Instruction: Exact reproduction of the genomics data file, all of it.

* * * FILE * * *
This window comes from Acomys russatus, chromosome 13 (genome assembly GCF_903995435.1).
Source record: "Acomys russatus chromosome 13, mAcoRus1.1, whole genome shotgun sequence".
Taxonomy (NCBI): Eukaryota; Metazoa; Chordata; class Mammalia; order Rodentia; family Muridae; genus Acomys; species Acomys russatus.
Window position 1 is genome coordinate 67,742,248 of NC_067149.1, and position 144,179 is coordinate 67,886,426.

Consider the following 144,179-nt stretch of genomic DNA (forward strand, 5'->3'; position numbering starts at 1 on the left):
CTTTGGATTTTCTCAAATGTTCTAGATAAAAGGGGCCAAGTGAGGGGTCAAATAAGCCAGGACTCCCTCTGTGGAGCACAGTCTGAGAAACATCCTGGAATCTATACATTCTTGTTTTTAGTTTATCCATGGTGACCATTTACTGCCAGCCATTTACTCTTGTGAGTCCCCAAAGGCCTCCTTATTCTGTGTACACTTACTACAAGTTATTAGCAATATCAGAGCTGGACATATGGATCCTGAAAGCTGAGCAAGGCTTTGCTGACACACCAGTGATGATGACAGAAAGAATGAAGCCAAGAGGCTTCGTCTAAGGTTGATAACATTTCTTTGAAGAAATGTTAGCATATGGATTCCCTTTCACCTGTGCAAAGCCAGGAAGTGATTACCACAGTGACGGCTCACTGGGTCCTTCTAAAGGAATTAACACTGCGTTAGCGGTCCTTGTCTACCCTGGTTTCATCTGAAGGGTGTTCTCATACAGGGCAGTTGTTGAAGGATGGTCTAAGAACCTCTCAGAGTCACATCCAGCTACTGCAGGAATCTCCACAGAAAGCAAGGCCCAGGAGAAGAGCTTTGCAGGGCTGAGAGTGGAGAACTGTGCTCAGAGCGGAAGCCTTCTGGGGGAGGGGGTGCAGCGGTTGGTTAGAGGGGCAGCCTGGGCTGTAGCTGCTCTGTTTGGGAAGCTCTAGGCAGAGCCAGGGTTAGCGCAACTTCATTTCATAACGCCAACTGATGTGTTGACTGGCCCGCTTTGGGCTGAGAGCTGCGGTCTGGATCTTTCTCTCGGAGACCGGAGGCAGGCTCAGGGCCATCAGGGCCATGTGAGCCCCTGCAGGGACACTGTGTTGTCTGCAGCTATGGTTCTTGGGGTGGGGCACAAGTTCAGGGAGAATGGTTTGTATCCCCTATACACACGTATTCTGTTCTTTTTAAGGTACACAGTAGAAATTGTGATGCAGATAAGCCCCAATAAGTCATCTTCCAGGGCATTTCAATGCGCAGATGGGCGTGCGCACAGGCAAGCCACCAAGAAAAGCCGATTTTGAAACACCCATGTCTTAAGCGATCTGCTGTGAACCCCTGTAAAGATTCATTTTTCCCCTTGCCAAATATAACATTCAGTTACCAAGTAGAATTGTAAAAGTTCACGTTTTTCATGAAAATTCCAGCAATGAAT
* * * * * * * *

This window comes from Acomys russatus, chromosome 13 (genome assembly GCF_903995435.1).
Source record: "Acomys russatus chromosome 13, mAcoRus1.1, whole genome shotgun sequence".
Taxonomy (NCBI): Eukaryota; Metazoa; Chordata; class Mammalia; order Rodentia; family Muridae; genus Acomys; species Acomys russatus.
Window position 1 is genome coordinate 67,742,248 of NC_067149.1, and position 144,179 is coordinate 67,886,426.

Consider the following 144,179-nt stretch of genomic DNA (forward strand, 5'->3'; position numbering starts at 1 on the left):
CTTTGGATTTTCTCAAATGTTCTAGATAAAAGGGGCCAAGTGAGGGGTCAAATAAGCCAGGACTCCCTCTGTGGAGCACAGTCTGAGAAACATCCTGGAATCTATACATTCTTGTTTTTAGTTTATCCATGGTGACCATTTACTGCCAGCCATTTACTCTTGTGAGTCCCCAAAGGCCTCCTTATTCTGTGTACACTTACTACAAGTTATTAGCAATATCAGAGCTGGACATATGGATCCTGAAAGCTGAGCAAGGCTTTGCTGACACACCAGTGATGATGACAGAAAGAATGAAGCCAAGAGGCTTCGTCTAAGGTTGATAACATTTCTTTGAAGAAATGTTAGCATATGGATTCCCTTTCACCTGTGCAAAGCCAGGAAGTGATTACCACAGTGACGGCTCACTGGGTCCTTCTAAAGGAATTAACACTGCGTTAGCGGTCCTTGTCTACCCTGGTTTCATCTGAAGGGTGTTCTCATACAGGGCAGTTGTTGAAGGATGGTCTAAGAACCTCTCAGAGTCACATCCAGCTACTGCAGGAATCTCCACAGAAAGCAAGGCCCAGGAGAAGAGCTTTGCAGGGCTGAGAGTGGAGAACTGTGCTCAGAGCGGAAGCCTTCTGGGGGAGGGGGTGCAGCGGTTGGTTAGAGGGGCAGCCTGGGCTGTAGCTGCTCTGTTTGGGAAGCTCTAGGCAGAGCCAGGGTTAGCGCAACTTCATTTCATAACGCCAACTGATGTGTTGACTGGCCCGCTTTGGGCTGAGAGCTGCGGTCTGGATCTTTCTCTCGGAGACCGGAGGCAGGCTCAGGGCCATCAGGGCCATGTGAGCCCCTGCAGGGACACTGTGTTGTCTGCAGCTATGGTTCTTGGGGTGGGGCACAAGTTCAGGGAGAATGGTTTGTATCCCCTATACACACGTATTCTGTTCTTTTTAAGGTACACAGTAGAAATTGTGATGCAGATAAGCCCCAATAAGTCATCTTCCAGGGCATTTCAATGCGCAGATGGGCGTGCGCACAGGCAAGCCACCAAGAAAAGCCGATTTTGAAACACCCATGTCTTAAGCGATCTGCTGTGAACCCCTGTAAAGATTCATTTTTCCCCTTGCCAAATATAACATTCAGTTACCAAGTAGAATTGTAAAAGTTCACGTTTTTCATGAAAATTCCAGCAATGAAT